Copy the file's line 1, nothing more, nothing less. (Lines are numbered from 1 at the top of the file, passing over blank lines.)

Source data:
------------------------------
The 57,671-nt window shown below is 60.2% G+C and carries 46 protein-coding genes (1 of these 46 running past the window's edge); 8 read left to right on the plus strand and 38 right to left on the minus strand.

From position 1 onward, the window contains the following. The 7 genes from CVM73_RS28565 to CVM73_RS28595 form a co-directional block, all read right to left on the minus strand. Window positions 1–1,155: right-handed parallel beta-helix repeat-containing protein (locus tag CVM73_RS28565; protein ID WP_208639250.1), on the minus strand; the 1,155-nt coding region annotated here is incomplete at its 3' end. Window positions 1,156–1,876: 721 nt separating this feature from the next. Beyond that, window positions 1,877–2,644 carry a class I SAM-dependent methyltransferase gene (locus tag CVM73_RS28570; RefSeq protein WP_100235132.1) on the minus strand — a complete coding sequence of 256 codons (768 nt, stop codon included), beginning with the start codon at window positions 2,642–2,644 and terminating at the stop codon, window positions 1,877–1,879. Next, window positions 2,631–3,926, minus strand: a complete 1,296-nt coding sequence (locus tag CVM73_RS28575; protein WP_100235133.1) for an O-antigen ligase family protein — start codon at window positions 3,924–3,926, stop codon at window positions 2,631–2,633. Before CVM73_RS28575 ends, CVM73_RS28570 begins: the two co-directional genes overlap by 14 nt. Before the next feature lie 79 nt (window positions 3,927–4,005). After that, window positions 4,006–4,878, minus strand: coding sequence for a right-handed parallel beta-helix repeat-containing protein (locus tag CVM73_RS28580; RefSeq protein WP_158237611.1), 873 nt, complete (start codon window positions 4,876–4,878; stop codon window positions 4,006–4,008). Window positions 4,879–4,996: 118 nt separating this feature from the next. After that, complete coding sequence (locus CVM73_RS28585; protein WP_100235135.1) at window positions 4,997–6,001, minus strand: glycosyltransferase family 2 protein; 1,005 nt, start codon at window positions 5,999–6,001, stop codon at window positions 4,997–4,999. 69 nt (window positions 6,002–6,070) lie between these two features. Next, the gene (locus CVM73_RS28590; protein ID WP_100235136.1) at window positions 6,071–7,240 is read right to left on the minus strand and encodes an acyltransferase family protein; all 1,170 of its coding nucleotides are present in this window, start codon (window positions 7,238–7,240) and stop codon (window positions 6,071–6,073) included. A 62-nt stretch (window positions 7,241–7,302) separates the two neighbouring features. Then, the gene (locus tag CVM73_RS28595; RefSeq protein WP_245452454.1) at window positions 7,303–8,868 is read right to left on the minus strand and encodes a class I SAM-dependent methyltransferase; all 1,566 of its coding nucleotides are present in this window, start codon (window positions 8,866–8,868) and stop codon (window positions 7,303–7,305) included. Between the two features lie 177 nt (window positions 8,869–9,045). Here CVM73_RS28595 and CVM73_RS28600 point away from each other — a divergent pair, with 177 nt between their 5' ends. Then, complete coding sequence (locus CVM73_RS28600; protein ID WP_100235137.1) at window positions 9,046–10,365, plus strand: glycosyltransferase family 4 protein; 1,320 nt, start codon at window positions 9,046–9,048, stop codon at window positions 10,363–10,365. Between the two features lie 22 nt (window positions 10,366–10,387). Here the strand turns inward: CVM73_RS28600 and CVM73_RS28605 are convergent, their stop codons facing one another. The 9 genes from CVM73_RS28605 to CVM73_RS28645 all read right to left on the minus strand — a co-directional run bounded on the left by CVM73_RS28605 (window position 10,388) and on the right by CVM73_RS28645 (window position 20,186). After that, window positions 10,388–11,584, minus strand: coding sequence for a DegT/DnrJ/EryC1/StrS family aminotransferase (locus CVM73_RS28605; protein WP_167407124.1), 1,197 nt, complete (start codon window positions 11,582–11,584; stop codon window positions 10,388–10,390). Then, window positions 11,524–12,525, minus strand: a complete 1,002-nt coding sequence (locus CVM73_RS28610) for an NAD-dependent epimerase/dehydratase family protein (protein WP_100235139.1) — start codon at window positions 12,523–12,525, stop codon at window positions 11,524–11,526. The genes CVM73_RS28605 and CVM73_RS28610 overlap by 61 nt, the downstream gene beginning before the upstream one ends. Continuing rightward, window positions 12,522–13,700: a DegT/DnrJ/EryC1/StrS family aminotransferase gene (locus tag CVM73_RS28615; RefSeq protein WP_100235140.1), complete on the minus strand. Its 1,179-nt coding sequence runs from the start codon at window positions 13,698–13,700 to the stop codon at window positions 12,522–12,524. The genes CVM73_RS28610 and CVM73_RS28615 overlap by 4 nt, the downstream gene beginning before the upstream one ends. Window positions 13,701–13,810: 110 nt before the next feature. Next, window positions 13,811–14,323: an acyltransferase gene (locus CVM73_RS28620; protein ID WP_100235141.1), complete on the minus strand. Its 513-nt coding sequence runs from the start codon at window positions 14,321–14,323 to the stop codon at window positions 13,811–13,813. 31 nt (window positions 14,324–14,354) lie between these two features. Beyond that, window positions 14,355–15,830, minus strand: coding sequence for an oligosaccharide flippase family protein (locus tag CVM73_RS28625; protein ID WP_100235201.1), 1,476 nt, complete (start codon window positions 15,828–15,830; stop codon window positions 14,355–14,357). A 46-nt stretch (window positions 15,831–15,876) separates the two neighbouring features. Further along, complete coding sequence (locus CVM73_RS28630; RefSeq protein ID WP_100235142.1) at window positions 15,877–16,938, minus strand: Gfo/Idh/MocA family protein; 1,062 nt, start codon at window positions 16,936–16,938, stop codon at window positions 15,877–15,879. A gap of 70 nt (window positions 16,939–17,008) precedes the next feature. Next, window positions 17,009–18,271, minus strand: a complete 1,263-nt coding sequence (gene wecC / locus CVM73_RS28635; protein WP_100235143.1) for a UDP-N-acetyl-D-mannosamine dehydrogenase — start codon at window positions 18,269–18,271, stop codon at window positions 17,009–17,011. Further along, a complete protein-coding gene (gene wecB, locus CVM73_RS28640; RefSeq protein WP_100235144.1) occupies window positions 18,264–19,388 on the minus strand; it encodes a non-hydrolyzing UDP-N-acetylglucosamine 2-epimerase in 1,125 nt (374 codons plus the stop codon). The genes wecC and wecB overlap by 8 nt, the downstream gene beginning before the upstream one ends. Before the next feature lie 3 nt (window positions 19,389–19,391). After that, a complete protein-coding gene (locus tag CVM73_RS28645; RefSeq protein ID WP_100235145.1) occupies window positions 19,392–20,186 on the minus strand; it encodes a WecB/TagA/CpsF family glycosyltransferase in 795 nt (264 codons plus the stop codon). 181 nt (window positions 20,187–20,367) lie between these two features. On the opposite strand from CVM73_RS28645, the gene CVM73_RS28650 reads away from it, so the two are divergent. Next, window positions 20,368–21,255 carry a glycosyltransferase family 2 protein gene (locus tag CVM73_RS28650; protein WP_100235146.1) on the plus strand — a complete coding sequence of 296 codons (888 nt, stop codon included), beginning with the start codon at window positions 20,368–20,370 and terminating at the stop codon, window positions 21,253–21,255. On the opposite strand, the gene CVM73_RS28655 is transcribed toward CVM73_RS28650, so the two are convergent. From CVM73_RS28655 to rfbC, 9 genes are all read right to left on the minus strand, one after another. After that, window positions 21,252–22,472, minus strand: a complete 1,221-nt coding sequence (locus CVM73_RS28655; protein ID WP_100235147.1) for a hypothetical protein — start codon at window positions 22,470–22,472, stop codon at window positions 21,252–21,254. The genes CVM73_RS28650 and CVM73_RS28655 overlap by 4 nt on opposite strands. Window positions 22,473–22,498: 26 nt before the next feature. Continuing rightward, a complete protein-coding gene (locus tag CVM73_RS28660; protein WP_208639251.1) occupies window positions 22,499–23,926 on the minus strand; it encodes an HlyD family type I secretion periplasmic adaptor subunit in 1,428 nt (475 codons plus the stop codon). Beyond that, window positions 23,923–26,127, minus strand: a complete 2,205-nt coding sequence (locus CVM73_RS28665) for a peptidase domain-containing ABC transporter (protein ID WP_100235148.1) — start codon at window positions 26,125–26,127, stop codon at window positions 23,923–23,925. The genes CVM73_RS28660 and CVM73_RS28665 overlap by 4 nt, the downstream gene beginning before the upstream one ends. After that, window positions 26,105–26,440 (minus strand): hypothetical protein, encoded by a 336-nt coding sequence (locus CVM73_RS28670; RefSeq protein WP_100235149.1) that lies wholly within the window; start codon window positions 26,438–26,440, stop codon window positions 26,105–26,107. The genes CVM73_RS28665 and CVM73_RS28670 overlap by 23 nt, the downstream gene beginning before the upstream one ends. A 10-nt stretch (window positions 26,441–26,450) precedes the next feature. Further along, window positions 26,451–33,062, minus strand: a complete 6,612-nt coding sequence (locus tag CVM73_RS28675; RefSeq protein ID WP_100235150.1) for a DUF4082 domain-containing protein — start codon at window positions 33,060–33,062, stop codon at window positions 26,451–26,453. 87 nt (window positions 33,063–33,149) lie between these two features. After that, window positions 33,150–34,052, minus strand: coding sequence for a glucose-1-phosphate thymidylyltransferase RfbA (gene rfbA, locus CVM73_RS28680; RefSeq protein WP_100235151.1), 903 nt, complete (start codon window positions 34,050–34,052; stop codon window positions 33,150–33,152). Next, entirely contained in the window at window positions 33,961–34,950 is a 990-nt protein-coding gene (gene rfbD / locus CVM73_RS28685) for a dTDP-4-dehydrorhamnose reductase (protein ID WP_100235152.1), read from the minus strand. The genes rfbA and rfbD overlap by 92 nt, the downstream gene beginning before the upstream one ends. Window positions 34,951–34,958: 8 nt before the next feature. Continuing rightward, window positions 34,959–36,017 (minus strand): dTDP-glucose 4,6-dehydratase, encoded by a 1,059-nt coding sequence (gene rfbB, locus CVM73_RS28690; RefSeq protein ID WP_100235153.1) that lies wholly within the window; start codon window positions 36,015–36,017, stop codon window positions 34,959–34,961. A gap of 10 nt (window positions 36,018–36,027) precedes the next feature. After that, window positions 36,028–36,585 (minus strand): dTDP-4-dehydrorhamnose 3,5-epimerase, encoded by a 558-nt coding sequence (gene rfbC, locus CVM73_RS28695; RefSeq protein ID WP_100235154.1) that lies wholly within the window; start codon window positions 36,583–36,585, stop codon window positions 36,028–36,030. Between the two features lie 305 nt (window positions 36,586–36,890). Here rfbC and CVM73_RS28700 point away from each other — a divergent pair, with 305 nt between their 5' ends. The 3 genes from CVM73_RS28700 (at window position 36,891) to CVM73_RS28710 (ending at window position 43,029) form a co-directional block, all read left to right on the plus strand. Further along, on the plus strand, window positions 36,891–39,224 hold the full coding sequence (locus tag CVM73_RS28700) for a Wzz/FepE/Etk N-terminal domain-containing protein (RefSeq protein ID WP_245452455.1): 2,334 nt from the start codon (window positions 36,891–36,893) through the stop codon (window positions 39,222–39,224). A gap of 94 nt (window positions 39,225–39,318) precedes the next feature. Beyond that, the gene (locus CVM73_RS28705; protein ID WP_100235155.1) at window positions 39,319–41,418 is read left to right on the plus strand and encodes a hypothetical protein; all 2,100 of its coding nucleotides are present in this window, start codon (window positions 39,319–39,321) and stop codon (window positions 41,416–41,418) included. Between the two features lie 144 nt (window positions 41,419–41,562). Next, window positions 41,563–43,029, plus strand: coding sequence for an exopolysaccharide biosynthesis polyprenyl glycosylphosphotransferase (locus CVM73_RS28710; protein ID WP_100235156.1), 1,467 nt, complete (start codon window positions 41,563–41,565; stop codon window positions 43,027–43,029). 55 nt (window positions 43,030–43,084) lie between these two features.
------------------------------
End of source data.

The 57,671-nt window shown below is 60.2% G+C and carries 46 protein-coding genes (1 of these 46 running past the window's edge); 8 read left to right on the plus strand and 38 right to left on the minus strand.